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Berserk
March 7th, 2007, 07:11 PM
I've been thinking about writing a science fiction novel in which the main character is evil throughout most of the book. Here's a summary of the story so you can tell what I mean by evil.

The time period is a few decades from now, based in the United States. America has experienced another terrorist attack on it's territory, and this time it is catastrophic. Because of this, the government has segregated non-Muslim Americans from the Muslim Americans. A Muslim boy, who is of Northern European ancestry(with blonde hair, blue eyes), wants to work to end the segregation.

His mentor, who is a Muslim man who preaches peace and reconciliation is assasinated by the government. The boy who is devasted, meets an extremist Muslim who teaches him a false version of Islam and he eventually becomes a terrorist as a result of this. After years of training, he enters the non-Muslim city through covert means and conducts terrorist operations. Meanwhile, there's a huge investigation to find him. Since he is White, and he has forged documents, the investigators cannot tell automatically that he's Muslim. He is eventually captured and informed that it was the extremist group he's a member of that actually assassinated his mentor, because they didn't want to end the violence.

The main character then has a change of heart and wants to make up for his past actions by bringing down the terrorist network. With the aid of the government, he accomplishes this, and brings the top members to trial. He is assassinated before he can testify at the trial however.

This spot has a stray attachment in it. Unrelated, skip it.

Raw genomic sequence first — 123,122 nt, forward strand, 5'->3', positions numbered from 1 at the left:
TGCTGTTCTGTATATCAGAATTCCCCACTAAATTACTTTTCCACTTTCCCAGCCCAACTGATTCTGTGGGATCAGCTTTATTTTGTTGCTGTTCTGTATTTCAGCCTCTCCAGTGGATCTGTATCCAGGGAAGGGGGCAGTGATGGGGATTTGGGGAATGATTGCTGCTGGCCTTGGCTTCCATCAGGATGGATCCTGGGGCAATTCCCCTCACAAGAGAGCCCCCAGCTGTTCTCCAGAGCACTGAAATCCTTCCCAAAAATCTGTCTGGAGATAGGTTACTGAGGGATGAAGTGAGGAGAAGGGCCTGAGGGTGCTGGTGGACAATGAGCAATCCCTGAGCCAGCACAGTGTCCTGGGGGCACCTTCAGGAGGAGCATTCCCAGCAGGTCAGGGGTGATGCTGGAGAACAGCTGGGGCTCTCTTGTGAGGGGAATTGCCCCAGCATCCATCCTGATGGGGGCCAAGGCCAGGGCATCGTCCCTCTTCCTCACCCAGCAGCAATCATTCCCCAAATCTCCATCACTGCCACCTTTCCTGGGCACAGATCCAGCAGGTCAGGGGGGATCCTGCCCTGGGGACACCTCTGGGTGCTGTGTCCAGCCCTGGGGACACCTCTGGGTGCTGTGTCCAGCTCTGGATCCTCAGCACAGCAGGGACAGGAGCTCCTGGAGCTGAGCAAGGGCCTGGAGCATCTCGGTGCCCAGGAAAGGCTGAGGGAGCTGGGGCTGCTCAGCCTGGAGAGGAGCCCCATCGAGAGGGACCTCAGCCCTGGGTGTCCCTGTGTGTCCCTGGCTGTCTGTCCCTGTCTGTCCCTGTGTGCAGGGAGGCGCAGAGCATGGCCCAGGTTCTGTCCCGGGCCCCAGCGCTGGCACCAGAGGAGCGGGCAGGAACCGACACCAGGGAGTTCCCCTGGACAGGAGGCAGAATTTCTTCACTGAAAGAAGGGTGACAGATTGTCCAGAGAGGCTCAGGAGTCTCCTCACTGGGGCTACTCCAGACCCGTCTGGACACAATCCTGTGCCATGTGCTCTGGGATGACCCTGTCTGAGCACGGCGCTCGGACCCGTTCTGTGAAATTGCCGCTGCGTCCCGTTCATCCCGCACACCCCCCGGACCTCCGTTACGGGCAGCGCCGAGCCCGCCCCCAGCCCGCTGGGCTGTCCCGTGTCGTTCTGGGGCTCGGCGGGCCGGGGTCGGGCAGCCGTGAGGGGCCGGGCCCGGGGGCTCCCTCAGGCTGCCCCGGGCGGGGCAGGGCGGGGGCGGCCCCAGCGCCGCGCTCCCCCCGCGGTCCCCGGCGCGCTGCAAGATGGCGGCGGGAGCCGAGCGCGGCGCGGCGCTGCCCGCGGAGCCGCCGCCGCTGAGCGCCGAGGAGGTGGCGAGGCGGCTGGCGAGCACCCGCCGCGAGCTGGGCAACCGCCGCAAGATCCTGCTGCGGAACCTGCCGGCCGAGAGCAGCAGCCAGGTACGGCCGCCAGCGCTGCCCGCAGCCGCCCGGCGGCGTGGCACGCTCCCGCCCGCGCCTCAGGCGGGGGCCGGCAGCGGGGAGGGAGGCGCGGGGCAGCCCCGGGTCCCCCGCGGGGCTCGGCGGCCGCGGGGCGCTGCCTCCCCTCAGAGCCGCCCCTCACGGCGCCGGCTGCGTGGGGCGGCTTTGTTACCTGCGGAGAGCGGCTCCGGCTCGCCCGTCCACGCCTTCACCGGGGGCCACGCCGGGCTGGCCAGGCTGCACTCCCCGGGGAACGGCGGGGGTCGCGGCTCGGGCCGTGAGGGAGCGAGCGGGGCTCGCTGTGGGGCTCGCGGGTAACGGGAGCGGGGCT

So, do you guys think that a story like that could work? Or would you be able to read it because the main character is a terrorist throughout most of it? Keep in mind also that I'm a Muslim, so I'm not trying to attack Islam with this story. I have knowledge of Islam, and will portray it in an accurate manner, representing all viewpoints.

Avi Morgan
March 7th, 2007, 07:16 PM
It wouldn't be the fact he was a terrorist that would throw me off so much as the view it takes. That's personal though. So, zooming out here and considering this from another point of view, I can see a book like that working, and people reading it. Yeah, I think people would read this. Definitely. The more I think about it the more likely it seems.

Berserk
March 7th, 2007, 07:20 PM
It wouldn't be the fact he was a terrorist that would throw me off so much as the view it takes. That's personal though. So, zooming out here and considering this from another point of view, I can see a book like that working, and people reading it. Yeah, I think people would read this. Definitely. The more I think about it the more likely it seems.